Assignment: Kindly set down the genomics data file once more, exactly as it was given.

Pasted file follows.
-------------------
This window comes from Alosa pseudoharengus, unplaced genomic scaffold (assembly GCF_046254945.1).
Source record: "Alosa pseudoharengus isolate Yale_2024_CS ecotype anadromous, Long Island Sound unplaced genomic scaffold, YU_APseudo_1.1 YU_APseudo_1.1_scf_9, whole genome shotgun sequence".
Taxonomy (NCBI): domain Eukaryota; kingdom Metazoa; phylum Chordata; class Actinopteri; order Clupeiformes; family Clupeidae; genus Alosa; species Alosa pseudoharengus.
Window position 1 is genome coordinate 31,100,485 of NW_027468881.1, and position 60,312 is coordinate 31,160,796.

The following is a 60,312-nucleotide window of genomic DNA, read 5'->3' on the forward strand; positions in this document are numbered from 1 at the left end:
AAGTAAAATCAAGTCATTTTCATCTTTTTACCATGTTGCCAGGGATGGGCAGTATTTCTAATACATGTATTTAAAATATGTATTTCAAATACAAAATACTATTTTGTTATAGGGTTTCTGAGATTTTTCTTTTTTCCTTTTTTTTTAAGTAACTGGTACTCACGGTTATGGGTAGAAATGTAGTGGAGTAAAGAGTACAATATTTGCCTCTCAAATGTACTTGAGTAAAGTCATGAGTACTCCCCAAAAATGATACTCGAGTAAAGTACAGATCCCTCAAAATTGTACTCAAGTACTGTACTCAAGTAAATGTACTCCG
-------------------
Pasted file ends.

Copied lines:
This window comes from Alosa pseudoharengus, unplaced genomic scaffold (assembly GCF_046254945.1).
Source record: "Alosa pseudoharengus isolate Yale_2024_CS ecotype anadromous, Long Island Sound unplaced genomic scaffold, YU_APseudo_1.1 YU_APseudo_1.1_scf_9, whole genome shotgun sequence".
Taxonomy (NCBI): domain Eukaryota; kingdom Metazoa; phylum Chordata; class Actinopteri; order Clupeiformes; family Clupeidae; genus Alosa; species Alosa pseudoharengus.
Window position 1 is genome coordinate 31,100,485 of NW_027468881.1, and position 60,312 is coordinate 31,160,796.

The following is a 60,312-nucleotide window of genomic DNA, read 5'->3' on the forward strand; positions in this document are numbered from 1 at the left end:
AAGTAAAATCAAGTCATTTTCATCTTTTTACCATGTTGCCAGGGATGGGCAGTATTTCTAATACATGTATTTAAAATATGTATTTCAAATACAAAATACTATTTTGTTATAGGGTTTCTGAGATTTTTCTTTTTTCCTTTTTTTTTAAGTAACTGGTACTCACGGTTATGGGTAGAAATGTAGTGGAGTAAAGAGTACAATATTTGCCTCTCAAATGTACTTGAGTAAAGTCATGAGTACTCCCCAAAAATGATACTCGAGTAAAGTACAGATCCCTCAAAATTGTACTCAAGTACTGTACTCAAGTAAATGTACTCCG